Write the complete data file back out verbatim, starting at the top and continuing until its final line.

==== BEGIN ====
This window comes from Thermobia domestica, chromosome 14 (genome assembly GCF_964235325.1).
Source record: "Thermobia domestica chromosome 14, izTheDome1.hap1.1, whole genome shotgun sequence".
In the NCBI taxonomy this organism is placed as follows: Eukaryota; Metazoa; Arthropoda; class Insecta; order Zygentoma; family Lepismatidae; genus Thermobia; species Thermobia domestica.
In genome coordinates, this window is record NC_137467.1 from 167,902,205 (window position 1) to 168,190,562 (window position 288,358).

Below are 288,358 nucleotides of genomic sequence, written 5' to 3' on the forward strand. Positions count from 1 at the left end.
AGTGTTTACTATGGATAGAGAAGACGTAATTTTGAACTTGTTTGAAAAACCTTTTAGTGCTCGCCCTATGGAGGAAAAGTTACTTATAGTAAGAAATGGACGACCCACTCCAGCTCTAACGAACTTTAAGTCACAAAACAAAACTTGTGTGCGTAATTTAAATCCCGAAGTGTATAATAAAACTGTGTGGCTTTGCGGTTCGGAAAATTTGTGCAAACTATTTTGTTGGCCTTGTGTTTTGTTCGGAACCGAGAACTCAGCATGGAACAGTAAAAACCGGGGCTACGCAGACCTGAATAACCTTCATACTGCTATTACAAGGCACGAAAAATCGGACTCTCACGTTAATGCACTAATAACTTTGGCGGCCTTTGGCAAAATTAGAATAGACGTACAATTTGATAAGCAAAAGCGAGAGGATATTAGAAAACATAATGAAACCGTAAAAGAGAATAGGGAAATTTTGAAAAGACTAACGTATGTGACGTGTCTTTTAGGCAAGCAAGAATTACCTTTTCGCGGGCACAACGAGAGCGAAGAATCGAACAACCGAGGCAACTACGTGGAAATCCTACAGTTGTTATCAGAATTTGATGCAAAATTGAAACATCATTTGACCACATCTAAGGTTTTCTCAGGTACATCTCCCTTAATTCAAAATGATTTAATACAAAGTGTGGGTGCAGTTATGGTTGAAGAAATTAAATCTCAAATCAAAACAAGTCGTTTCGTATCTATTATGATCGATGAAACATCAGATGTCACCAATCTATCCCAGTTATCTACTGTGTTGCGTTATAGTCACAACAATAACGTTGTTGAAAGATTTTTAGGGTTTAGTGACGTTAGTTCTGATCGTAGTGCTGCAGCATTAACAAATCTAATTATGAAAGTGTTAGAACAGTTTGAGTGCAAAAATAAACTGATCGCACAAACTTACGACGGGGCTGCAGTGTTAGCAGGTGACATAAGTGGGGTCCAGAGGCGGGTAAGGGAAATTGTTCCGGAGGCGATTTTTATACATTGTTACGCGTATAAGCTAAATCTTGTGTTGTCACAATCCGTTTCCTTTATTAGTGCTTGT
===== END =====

This window comes from Thermobia domestica, chromosome 14 (genome assembly GCF_964235325.1).
Source record: "Thermobia domestica chromosome 14, izTheDome1.hap1.1, whole genome shotgun sequence".
In the NCBI taxonomy this organism is placed as follows: Eukaryota; Metazoa; Arthropoda; class Insecta; order Zygentoma; family Lepismatidae; genus Thermobia; species Thermobia domestica.
In genome coordinates, this window is record NC_137467.1 from 167,902,205 (window position 1) to 168,190,562 (window position 288,358).

Below are 288,358 nucleotides of genomic sequence, written 5' to 3' on the forward strand. Positions count from 1 at the left end.
AGTGTTTACTATGGATAGAGAAGACGTAATTTTGAACTTGTTTGAAAAACCTTTTAGTGCTCGCCCTATGGAGGAAAAGTTACTTATAGTAAGAAATGGACGACCCACTCCAGCTCTAACGAACTTTAAGTCACAAAACAAAACTTGTGTGCGTAATTTAAATCCCGAAGTGTATAATAAAACTGTGTGGCTTTGCGGTTCGGAAAATTTGTGCAAACTATTTTGTTGGCCTTGTGTTTTGTTCGGAACCGAGAACTCAGCATGGAACAGTAAAAACCGGGGCTACGCAGACCTGAATAACCTTCATACTGCTATTACAAGGCACGAAAAATCGGACTCTCACGTTAATGCACTAATAACTTTGGCGGCCTTTGGCAAAATTAGAATAGACGTACAATTTGATAAGCAAAAGCGAGAGGATATTAGAAAACATAATGAAACCGTAAAAGAGAATAGGGAAATTTTGAAAAGACTAACGTATGTGACGTGTCTTTTAGGCAAGCAAGAATTACCTTTTCGCGGGCACAACGAGAGCGAAGAATCGAACAACCGAGGCAACTACGTGGAAATCCTACAGTTGTTATCAGAATTTGATGCAAAATTGAAACATCATTTGACCACATCTAAGGTTTTCTCAGGTACATCTCCCTTAATTCAAAATGATTTAATACAAAGTGTGGGTGCAGTTATGGTTGAAGAAATTAAATCTCAAATCAAAACAAGTCGTTTCGTATCTATTATGATCGATGAAACATCAGATGTCACCAATCTATCCCAGTTATCTACTGTGTTGCGTTATAGTCACAACAATAACGTTGTTGAAAGATTTTTAGGGTTTAGTGACGTTAGTTCTGATCGTAGTGCTGCAGCATTAACAAATCTAATTATGAAAGTGTTAGAACAGTTTGAGTGCAAAAATAAACTGATCGCACAAACTTACGACGGGGCTGCAGTGTTAGCAGGTGACATAAGTGGGGTCCAGAGGCGGGTAAGGGAAATTGTTCCGGAGGCGATTTTTATACATTGTTACGCGTATAAGCTAAATCTTGTGTTGTCACAATCCGTTTCCTTTATTAGTGCTTGT